Despite division on the TUC conference floor in Brighton, unions have voted in favour of contemplating General Strike action with Motion 5 carried.
The shopworkers' union Usdaw received boos at the TUC conference when it announced that it was opposed to the motion looking into a General Strike.
But Usdaw said the action would hand the Government "the biggest stick to beat us with".
The NASUWT, the largest teachers' union in the UK which launched joint action with the National Union of Teachers yesterday, has opposed the motion for a General Strike at the TUC conference.
NASUWT general secretary, Chris Keates, said the action would risk alienating the public and would hand the coalition a "propaganda win".
Airline pilots union BALPA also said the General Strike motion was "not in our name" and risked "letting the genie out of the bottle".
But Labour's biggest fundraising union, UNITE, said it was "proudly talking support" of the motion.
RMT's Bob Crow to cheers: "If it means a General Strike let's do it and get on with it... If they are throwing spears at us we need to put up every shield."
Ed Balls shrugged off the reaction to his speech and went on to point out that Chancellor George Osborne got an unwelcome reception at the Paralympics. Speaking as he went head to head with Mr Osborne during Treasury questions in the Commons, Mr Balls said:
It's one thing to be heckled by a few trade union delegates at a conference this morning, it's another thing to be booed by 80,000 people - the whole of the Olympic Stadium - when you've only turned up to give out a medal.
The shadow chancellor has been booed and heckled by union delegates at the TUC conference over public sector pay restraint.
Ed Balls was questioned by a Unison delegate as to why he was supporting the Coalition's policy, which had led to a wage freeze for millions of public sector workers.
Mr Balls replied: "When you are losing hundreds of thousands of jobs, you cannot say the first priority is more pay for public sector workers."
Long-term damage will be done to the UK economy unless the Government changes course on economic policy, the shadow Chancellor will warn today.
The coalition's economic plan has failed, leaving businesses and families "crying out" for an alternative, Ed Balls will tell the TUC Congress in Brighton.
"Over 33,000 companies already gone bust since the general election. Investment plans cancelled, or diverted overseas. New ideas and new ventures being promoted in other countries.
"Our economy weaker and capacity lost and, above all, long-term youth unemployment becoming entrenched, damaging young lives and racking up costs which we will all have to pay.
"Not short-term pain for long-term gain, but short-term pain causing long-term damage as we pay a long-term price for this Government's economic failure.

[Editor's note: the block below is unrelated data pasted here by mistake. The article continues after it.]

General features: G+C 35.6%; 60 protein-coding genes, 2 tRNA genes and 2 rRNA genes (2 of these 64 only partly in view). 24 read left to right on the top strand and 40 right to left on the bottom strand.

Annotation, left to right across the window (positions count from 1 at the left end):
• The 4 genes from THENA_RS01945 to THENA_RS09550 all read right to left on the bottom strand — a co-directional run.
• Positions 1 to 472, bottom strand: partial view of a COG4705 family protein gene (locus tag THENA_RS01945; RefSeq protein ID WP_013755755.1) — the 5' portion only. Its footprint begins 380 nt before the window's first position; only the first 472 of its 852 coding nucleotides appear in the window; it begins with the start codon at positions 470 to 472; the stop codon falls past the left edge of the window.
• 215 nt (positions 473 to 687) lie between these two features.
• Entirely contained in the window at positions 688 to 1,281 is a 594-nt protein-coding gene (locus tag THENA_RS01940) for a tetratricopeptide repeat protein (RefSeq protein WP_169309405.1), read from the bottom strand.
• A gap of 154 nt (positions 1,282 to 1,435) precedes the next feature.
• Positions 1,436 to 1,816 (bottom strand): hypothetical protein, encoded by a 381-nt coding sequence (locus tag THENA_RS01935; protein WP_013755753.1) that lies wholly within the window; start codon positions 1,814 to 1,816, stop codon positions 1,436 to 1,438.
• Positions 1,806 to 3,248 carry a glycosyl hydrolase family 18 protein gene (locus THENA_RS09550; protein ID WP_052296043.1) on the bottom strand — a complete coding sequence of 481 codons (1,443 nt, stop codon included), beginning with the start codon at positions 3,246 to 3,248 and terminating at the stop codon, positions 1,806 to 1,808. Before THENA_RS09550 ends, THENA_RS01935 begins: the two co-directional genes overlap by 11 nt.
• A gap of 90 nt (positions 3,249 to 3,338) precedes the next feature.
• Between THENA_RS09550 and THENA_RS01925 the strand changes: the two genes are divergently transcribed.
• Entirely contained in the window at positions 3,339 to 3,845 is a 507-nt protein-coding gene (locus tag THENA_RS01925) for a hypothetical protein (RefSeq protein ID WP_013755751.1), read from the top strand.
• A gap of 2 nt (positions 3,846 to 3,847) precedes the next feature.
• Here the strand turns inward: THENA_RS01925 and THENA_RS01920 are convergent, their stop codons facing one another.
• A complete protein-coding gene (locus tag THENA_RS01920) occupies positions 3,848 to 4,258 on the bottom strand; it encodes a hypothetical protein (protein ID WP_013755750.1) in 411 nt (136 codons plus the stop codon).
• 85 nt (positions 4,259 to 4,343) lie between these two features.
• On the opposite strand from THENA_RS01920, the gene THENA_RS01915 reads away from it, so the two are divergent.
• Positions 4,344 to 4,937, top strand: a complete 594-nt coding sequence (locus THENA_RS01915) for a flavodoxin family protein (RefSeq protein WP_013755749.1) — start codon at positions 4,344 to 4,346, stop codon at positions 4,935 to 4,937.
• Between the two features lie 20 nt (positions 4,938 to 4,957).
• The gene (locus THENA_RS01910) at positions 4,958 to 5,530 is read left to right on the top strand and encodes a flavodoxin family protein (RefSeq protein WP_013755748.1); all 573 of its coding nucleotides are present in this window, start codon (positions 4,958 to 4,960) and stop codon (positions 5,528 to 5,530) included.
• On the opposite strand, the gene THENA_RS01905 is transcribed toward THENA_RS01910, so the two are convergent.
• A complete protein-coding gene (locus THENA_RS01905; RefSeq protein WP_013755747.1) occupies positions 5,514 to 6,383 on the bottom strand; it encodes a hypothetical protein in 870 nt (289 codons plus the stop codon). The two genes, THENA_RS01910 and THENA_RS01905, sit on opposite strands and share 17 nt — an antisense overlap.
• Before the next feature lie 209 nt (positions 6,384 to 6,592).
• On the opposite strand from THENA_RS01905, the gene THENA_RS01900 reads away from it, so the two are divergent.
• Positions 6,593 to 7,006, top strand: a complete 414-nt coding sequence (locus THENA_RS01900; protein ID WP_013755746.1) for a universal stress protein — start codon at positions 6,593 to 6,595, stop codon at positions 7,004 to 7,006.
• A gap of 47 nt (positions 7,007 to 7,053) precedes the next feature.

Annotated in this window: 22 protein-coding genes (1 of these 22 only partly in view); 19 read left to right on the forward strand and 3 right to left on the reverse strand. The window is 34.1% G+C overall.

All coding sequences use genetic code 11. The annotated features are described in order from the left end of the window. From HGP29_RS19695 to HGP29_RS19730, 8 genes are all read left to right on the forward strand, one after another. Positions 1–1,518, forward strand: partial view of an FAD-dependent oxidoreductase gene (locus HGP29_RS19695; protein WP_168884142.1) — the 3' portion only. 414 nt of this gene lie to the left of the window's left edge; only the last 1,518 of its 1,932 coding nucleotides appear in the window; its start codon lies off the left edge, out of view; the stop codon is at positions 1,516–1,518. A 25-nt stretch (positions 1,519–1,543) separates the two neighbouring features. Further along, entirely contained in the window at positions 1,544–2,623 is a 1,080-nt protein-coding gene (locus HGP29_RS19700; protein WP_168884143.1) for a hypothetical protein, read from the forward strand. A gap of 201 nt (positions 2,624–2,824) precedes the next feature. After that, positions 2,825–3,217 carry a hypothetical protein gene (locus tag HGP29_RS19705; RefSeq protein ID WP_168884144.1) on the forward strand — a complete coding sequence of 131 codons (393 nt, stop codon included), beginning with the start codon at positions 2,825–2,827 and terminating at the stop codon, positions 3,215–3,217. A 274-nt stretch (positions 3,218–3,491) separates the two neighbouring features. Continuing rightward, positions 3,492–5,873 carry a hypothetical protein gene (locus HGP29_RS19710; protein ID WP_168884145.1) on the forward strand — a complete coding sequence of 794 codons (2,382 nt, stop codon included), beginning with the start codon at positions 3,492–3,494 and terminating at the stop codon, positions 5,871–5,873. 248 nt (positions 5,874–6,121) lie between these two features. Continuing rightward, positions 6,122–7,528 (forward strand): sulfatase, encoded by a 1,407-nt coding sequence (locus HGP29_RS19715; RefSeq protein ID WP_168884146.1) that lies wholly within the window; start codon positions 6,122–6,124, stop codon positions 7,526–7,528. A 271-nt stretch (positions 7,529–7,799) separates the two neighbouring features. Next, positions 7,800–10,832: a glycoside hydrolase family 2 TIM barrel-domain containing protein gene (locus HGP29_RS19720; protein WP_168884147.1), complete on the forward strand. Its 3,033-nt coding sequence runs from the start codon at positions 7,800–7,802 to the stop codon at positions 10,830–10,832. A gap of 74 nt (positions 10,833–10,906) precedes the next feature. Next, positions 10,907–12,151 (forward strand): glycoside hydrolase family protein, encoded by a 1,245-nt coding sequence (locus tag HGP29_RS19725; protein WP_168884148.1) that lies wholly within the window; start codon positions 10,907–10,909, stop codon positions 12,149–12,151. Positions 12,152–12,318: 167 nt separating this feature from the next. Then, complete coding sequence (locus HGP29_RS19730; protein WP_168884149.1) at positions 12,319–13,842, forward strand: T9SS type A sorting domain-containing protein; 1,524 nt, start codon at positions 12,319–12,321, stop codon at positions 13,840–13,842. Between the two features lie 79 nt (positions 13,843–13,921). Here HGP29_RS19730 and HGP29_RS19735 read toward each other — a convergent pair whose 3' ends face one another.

"That is why we need action now, a change of course and a plan for jobs and growth: investing in infrastructure, building new homes and getting young people back to work."
Labour leader Ed Miliband told union leaders that their members and the public did not want strikes, amid the growing prospect of industrial action against the Government's austerity measures.
Mr Miliband risked sparking an angry reaction at the TUC general Council in Brighton: "It's what's happening in our economy that makes so many people angry with the Government.
"The question is how best to get them to change course? The public doesn't want to see strikes. Nor do your members. Nor do you. The way to sort out the problems the country faces is for the government to understand why working people are so unhappy."
Labour leader Ed Miliband has warned union leaders that their members and the public do not want strikes. It comes amid the growing prospect of industrial action against the Government's cost-cutting measures. At a dinner with the TUC general Council in Brighton Mr Miliband is expected to say:
– Ed Miliband MP, Labour leader
It's what's happening in our economy that makes so many people angry with the Government. The question is how best to get them to change course? The public doesn't want to see strikes. Nor do your members. Nor do you. The way to sort out the problems the country faces is for the government to understand why working people are so unhappy. It's because the economic plan is failing, it's unfair. They need to change before greater long-term damage is done.
The Prime Minister has said he will not change course in the face of threat of mass strikes over public sector pay, as calls for industrial action over the government's austerity programme dominated talks at a meeting of union leaders in Brighton.
David Cameron's spokesman said: "We have put in place some changes to pensions. We do not intend to reopen those talks. And we have put in place a freeze of public sector pay for two years. Again, we do not intend to reopen that decision".